The ecosystem has an average annual rainfall of 300 to 800 millimetres. While that isn’t much, it is enough to harvest the water and use it for drinking and cooking purposes during the drought months, which range from eight to 11 months a year, depending on the area.

ASA has calculated that a 40-square-metre rooftop is large enough to fill a 16,000-litre tank of water collected through clean drainage pipes that connect to the tank. The water is then chlorinated, and the tanks are sealed shut to prevent children from opening them, for safety reasons.

A total of 294,949 tanks were built from Jun. 1, 2000 to Aug. 31 of this year, engaging 313,994 families, and 273,124 people received training in water resource management. The programme operates through committees formed in 1,076 municipalities throughout the region, according to ASA data.

The investment required is negligible compared to other large works, Crispim Moreira, national secretary of nutrition and food security at the Social Development Ministry, said. Building one unit costs some 700 to 1,052 dollars, depending on local prices. But according to Moreira, the biggest difference this initiative has compared to traditional solutions is how it engages families and communities in the construction of the water tanks.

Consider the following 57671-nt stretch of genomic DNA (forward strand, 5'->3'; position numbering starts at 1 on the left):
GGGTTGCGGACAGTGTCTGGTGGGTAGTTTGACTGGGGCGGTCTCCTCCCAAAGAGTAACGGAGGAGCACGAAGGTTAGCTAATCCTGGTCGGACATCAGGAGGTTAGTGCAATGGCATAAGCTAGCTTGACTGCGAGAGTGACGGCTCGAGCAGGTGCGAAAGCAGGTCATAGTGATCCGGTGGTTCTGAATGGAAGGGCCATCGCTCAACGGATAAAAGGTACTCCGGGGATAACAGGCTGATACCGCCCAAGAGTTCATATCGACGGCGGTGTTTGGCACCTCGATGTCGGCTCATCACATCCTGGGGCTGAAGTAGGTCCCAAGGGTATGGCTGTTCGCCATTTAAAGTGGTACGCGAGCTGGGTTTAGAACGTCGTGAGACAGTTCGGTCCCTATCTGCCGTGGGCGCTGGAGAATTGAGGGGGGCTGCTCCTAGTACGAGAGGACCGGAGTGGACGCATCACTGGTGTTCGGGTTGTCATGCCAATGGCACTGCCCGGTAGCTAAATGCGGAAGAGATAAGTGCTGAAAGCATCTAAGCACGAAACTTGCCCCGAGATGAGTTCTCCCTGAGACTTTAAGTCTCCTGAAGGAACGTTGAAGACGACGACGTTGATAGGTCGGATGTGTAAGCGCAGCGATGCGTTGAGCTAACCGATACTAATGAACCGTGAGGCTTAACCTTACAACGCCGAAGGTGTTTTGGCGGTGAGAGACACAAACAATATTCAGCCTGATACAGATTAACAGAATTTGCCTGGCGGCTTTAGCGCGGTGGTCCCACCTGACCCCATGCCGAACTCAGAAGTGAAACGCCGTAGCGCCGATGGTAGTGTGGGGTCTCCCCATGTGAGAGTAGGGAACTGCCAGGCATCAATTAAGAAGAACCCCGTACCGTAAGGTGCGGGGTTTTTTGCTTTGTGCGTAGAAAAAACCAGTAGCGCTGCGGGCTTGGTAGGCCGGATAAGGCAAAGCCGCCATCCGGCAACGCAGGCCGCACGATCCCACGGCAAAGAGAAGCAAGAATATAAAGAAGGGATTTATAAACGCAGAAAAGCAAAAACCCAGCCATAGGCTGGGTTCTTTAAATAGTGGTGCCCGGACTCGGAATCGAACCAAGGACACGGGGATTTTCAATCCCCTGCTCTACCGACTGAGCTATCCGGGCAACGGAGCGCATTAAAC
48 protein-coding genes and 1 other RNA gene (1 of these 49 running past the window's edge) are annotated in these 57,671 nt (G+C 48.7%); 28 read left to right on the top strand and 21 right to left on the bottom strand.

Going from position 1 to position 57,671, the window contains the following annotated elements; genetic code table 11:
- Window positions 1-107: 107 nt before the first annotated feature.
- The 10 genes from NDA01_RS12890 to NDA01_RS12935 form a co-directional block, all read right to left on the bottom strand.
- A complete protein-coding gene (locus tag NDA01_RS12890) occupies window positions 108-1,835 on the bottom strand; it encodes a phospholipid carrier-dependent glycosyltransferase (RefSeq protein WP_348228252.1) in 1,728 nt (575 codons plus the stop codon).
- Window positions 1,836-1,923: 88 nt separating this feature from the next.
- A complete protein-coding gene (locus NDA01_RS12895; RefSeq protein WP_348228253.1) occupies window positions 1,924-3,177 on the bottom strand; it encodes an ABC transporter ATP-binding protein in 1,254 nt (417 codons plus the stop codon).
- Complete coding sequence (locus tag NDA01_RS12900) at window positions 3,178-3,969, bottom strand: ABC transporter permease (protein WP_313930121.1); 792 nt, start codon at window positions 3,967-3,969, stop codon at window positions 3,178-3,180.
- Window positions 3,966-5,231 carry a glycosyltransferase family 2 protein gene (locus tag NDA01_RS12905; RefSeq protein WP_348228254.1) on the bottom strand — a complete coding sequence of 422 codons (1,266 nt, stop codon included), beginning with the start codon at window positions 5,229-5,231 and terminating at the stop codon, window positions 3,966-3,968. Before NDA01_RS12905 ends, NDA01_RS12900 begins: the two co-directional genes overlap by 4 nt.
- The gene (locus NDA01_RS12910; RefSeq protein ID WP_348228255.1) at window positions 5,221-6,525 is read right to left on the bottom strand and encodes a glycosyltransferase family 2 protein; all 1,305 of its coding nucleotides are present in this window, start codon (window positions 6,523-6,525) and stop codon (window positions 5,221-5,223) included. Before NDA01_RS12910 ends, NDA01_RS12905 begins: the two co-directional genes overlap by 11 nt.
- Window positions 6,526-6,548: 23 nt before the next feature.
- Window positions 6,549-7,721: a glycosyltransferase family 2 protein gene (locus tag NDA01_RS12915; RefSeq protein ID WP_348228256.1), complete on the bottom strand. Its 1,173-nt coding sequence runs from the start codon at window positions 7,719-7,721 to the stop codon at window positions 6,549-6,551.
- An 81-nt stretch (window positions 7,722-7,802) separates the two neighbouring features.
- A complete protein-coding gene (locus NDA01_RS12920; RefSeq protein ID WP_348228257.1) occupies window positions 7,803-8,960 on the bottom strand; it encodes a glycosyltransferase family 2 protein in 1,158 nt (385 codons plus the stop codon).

The process starts with the community discussing and deciding which families will be given priority, based on the number of children, the presence of elderly family members, and whether the household it is headed by a woman or not.

The second stage is the building of the tank itself, which takes about five days of work and involves one construction worker from the project working together with the beneficiary family.

“This is different from a process where a company comes, drills a hole, sets up the tank, and leaves. By building the tank themselves, the families are achieving something, they’re not receiving a handout,” Baptista said.